Maha Prajnaparamita Sastra

by Gelongma Karma Migme Chödrön | 2001 | 941,039 words

This page describes “origins of rajagriha” as written by Nagarjuna in his Maha-prajnaparamita-sastra (lit. “the treatise on the great virtue of wisdom”) in the 2nd century. This book, written in five volumes, represents an encyclopedia on Buddhism as well as a commentary on the Pancavimsatisahasrika Prajnaparamita.

Part 2 - The origins of Rājagṛha

Question. – The great cities such as Chö p’o t’i (Śrāvastī), Kia p’i lo p’o (Kapilavastu) and Po lo nai (Vārāṇasī) are all royal residences (rājagṛha). Why does this city alone bear the name of Rājagṛha?

Answer.[1] – 1. Some people give the following explanation: A king of Mo k’ie t’o (Magadha) had a son who, although he had but a single head, had two faces and four arms. The people took this as a bad omen; the king therefore cut off the baby’s head and abandoned the body in the jungle (kāntāra). Li lo (Līlā) rejoined the two parts of the body and nursed the child with her own milk. In the course of time, he grew up and became a man; his strength was so great that he was able to conquer the kings of other kingdoms; he owned the whole world and took all the kings, in the number of 18,000 men, and established them in the midst of five mountains;[2] by means of his great power, he governed Yen feou t’i (Jambudvīpa). This is why the inhabitants of Jambudvīpa give these mountains the name ‘City of the kings’ residence’ (rājagṛha).[3]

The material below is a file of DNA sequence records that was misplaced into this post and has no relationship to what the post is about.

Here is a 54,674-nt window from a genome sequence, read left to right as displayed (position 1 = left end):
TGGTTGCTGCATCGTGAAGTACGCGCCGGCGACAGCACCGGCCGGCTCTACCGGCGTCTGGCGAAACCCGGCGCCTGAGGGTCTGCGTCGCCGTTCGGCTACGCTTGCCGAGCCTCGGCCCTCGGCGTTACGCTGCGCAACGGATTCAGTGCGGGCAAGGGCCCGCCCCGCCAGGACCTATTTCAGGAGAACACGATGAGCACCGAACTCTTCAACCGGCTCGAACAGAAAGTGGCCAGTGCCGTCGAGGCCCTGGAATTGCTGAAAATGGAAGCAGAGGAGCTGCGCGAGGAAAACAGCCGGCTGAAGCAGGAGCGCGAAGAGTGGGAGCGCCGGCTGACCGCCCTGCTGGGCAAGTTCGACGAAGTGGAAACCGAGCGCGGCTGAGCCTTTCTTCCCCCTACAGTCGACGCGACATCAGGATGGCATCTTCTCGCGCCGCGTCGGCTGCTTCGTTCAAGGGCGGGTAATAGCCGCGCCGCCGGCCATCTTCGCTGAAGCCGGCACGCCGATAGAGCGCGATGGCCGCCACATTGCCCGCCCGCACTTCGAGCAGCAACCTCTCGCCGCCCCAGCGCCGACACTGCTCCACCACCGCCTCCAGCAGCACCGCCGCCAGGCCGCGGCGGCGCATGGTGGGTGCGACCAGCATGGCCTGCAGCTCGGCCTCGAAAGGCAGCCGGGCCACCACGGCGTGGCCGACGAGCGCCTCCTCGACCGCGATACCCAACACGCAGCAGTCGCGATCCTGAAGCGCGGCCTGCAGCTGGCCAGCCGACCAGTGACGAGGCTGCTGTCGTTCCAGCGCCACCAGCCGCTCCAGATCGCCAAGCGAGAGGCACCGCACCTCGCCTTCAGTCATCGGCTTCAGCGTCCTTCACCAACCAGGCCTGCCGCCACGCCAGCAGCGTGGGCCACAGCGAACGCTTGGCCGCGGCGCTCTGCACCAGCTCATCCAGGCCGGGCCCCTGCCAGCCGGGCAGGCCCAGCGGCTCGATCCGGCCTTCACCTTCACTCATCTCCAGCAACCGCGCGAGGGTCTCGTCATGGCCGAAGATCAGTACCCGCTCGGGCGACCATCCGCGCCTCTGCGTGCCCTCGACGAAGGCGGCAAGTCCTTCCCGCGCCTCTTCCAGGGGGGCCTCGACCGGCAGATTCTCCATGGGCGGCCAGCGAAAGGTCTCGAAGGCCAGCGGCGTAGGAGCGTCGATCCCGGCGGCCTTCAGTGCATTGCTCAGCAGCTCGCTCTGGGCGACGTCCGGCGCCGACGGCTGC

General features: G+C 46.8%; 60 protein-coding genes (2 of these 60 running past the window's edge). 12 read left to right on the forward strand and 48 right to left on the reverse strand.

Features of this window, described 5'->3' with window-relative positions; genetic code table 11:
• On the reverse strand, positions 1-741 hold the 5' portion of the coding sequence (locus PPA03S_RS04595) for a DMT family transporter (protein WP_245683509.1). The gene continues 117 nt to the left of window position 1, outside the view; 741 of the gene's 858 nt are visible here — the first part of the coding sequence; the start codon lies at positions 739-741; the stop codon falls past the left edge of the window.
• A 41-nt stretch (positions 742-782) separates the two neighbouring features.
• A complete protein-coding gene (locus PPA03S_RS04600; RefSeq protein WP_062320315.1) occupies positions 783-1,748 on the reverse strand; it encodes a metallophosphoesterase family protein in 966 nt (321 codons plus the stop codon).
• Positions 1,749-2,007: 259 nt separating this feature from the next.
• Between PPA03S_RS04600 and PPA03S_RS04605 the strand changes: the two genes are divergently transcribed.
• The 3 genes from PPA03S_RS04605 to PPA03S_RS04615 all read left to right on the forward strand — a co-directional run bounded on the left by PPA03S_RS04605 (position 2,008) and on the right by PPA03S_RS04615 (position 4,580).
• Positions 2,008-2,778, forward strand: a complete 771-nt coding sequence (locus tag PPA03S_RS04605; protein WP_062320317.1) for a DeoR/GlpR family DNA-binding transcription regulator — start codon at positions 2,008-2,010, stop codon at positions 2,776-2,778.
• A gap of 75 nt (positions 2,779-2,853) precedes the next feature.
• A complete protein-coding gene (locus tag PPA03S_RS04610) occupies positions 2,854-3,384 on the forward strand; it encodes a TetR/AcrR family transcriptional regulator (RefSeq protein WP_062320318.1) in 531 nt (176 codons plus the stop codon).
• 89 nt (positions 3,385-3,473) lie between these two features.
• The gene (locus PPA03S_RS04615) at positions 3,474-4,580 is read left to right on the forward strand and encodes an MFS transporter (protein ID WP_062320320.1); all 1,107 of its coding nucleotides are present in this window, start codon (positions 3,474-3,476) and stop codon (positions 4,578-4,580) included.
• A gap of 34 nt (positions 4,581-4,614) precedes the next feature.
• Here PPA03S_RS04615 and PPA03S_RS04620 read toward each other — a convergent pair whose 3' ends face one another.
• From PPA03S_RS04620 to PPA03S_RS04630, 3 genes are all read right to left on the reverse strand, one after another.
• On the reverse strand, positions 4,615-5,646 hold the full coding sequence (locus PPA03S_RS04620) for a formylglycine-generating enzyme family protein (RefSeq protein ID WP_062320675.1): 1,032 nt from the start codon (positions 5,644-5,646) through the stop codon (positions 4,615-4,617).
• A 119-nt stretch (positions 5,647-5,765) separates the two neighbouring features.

2. Others say the following: In the city in which the king of Magadha lived, there were fires; each time the city burned down, it was rebuilt. This happened seven times. The people of that country were overwhelmed by the work imposed upon them. Saddened and fearful, the king assembled all the wise men (paṇḍita) and asked their advice. Some said that he should change the location of the city. The king therefore sought out a place where he could settle; he saw these five mountains which formed an enclosure like a wall; he built his palace (rājakula) there and settled in the center of this place. This is why this place is called ‘City of the king’s residence’ (rājagṛha).[4]